The Canadian government has given the country's spy agency the green light to use information extracted from suspects through torture, despite earlier claims that it would never use such data.
In a directive, issued in December 2010, the Canadian Security Intelligence Service was given permission to employ such information in cases where, it claimed, ‘public safety is at stake,’ a Canadian news agency reported Tuesday.
This comes despite the fact that in 2009, Canada's then-Public Safety Minister had pledged that the government would never use information obtained by torture.
The directive says that the information would be used in cases where “human life or public safety” are at risk as in such "exceptional circumstances," it might be urgent that the Canadian Security Intelligence Service (CSIS) "share the most complete information available at the time with relevant authorities, including information based on intelligence provided by foreign agencies that may have been derived from the use of torture or mistreatment."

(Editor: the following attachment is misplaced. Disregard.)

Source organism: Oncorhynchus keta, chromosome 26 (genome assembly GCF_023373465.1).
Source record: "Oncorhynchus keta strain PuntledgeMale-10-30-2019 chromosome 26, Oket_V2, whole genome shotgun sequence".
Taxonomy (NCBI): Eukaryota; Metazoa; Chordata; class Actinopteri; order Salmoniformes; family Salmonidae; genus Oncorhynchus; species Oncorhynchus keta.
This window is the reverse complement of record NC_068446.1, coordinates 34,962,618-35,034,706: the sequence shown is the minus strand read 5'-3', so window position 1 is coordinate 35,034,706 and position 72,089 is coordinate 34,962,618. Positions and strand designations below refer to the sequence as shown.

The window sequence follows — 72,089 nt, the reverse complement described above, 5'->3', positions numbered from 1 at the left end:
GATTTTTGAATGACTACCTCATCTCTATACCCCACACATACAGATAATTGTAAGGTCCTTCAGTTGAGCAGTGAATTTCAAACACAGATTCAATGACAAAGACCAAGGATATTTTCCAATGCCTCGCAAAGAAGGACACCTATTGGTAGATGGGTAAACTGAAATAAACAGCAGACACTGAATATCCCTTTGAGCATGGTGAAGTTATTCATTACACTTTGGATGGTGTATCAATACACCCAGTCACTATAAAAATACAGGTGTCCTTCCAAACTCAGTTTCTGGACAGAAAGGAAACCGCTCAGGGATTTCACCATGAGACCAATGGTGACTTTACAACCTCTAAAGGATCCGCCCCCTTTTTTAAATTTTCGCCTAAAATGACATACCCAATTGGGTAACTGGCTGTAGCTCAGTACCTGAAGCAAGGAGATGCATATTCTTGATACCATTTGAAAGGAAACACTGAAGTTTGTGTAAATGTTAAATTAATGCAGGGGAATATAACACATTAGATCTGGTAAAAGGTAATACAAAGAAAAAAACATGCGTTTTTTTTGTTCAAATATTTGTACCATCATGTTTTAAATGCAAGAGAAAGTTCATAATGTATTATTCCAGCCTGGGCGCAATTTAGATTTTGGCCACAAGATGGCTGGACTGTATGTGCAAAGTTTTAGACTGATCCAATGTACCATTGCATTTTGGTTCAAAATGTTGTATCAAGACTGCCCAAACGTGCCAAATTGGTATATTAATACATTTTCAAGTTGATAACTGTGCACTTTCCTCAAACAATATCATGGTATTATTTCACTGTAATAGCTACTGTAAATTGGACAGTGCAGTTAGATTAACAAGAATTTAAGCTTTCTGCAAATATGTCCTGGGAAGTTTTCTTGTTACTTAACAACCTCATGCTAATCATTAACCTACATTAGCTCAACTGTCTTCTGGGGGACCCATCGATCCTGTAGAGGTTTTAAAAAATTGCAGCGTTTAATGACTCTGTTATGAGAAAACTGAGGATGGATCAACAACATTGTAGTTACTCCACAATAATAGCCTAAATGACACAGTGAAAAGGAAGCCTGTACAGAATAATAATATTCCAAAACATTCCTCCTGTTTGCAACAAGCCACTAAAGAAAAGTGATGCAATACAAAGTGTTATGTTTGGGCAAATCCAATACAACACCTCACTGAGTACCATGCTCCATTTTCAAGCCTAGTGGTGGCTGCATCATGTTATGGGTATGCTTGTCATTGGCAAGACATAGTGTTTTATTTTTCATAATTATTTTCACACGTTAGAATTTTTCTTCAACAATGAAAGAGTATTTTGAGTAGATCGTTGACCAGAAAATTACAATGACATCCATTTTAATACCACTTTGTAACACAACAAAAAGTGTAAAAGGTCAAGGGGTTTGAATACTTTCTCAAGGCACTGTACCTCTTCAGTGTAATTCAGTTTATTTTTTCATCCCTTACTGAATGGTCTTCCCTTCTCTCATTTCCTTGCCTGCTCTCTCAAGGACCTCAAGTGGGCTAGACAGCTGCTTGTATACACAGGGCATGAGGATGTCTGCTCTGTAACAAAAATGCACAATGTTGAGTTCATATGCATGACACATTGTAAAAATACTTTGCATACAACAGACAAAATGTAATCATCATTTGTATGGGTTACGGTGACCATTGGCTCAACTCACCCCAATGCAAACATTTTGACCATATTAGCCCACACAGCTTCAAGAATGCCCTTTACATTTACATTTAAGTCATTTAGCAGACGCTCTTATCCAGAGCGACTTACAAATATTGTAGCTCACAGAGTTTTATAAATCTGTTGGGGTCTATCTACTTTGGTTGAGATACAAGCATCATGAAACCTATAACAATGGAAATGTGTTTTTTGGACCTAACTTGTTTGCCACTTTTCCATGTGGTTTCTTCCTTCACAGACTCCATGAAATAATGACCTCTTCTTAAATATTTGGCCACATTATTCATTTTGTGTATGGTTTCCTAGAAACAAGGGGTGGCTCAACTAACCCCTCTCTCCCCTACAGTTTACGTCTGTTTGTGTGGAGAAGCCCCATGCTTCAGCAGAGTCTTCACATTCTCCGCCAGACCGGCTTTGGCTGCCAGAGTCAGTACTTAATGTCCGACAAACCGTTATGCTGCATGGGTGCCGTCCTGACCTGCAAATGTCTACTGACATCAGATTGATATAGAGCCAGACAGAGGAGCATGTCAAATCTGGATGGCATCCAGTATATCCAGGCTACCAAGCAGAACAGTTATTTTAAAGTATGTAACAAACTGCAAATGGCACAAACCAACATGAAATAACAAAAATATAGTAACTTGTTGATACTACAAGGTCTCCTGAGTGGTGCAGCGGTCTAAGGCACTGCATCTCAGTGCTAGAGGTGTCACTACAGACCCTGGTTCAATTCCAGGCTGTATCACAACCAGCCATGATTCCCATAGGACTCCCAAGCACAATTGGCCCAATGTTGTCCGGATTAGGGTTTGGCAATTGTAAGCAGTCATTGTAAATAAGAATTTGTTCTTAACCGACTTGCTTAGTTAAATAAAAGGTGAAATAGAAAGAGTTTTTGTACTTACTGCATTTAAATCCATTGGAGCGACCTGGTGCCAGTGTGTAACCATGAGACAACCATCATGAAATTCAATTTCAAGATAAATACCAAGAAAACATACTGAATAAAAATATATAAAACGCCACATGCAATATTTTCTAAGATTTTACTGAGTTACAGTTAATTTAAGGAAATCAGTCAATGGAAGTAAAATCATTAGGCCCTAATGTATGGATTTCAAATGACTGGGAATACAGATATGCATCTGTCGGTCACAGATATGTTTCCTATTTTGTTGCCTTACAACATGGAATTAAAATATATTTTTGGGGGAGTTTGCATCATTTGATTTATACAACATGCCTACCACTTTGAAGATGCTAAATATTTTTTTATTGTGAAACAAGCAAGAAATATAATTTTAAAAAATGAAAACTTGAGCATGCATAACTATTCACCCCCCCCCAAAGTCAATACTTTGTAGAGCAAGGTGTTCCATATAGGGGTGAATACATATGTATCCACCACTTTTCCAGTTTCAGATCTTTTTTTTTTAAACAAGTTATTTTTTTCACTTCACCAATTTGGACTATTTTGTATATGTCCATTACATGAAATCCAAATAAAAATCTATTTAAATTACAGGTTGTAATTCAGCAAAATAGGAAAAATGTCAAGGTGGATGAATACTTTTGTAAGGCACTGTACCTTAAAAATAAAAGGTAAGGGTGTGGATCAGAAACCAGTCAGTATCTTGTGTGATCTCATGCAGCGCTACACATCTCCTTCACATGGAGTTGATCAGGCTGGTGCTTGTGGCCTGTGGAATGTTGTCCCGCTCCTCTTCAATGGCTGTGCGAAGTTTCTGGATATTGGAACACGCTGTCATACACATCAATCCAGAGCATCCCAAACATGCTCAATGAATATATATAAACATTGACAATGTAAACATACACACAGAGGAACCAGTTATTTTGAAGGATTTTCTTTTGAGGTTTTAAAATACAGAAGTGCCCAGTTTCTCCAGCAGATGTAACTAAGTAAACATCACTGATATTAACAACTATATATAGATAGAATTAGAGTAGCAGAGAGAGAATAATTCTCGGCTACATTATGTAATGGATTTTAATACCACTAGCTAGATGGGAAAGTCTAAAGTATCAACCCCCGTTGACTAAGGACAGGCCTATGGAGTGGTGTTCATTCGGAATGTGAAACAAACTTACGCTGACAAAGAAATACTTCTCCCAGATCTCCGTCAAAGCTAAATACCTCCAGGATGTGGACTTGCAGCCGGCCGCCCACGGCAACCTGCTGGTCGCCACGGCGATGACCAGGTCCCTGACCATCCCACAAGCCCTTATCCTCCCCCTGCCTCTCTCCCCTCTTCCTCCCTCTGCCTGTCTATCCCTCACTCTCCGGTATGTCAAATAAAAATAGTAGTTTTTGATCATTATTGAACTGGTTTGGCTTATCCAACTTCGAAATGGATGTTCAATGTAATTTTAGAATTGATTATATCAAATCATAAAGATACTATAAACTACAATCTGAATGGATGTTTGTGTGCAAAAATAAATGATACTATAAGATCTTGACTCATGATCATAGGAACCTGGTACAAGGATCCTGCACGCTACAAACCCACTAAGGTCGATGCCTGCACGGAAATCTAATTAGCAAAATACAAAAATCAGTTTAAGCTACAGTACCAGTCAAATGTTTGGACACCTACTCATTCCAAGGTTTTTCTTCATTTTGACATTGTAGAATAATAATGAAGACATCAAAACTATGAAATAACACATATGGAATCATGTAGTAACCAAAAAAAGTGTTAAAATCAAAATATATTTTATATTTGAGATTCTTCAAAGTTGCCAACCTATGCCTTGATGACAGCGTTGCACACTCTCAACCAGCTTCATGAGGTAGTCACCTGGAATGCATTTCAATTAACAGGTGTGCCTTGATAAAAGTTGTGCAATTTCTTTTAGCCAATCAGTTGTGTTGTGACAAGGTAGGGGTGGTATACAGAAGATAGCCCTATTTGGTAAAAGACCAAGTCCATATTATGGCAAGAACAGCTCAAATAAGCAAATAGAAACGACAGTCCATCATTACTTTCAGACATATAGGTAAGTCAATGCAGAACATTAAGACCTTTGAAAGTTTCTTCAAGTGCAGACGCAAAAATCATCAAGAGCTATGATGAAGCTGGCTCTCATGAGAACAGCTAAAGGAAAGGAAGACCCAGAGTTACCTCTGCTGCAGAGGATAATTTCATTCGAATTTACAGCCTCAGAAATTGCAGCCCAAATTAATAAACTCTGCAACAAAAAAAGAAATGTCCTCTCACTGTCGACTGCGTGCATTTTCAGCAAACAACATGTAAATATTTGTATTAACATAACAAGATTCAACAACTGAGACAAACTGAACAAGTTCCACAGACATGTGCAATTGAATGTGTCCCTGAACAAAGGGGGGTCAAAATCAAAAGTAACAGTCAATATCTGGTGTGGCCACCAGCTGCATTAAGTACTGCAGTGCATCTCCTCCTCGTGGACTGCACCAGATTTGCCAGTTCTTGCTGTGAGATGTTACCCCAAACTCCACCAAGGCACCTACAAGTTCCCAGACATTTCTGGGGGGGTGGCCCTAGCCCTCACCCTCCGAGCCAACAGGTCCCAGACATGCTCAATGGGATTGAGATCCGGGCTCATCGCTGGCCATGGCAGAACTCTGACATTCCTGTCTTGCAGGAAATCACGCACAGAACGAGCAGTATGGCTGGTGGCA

Although, according to the directive, the CSIS is not permitted to use torture on its own suspects, it can accept and use information from agencies that may have used torture to extract the data.
Canadian Public Safety Minister Vic Toews has claimed that ignoring such information is "an unacceptable risk to public safety."
"Therefore, in situations where a serious risk to public safety exists, and where lives may be at stake, I expect and thus direct CSIS to make the protection of life and property its overriding priority, and share the necessary information -- properly described and qualified -- with appropriate authorities," he said.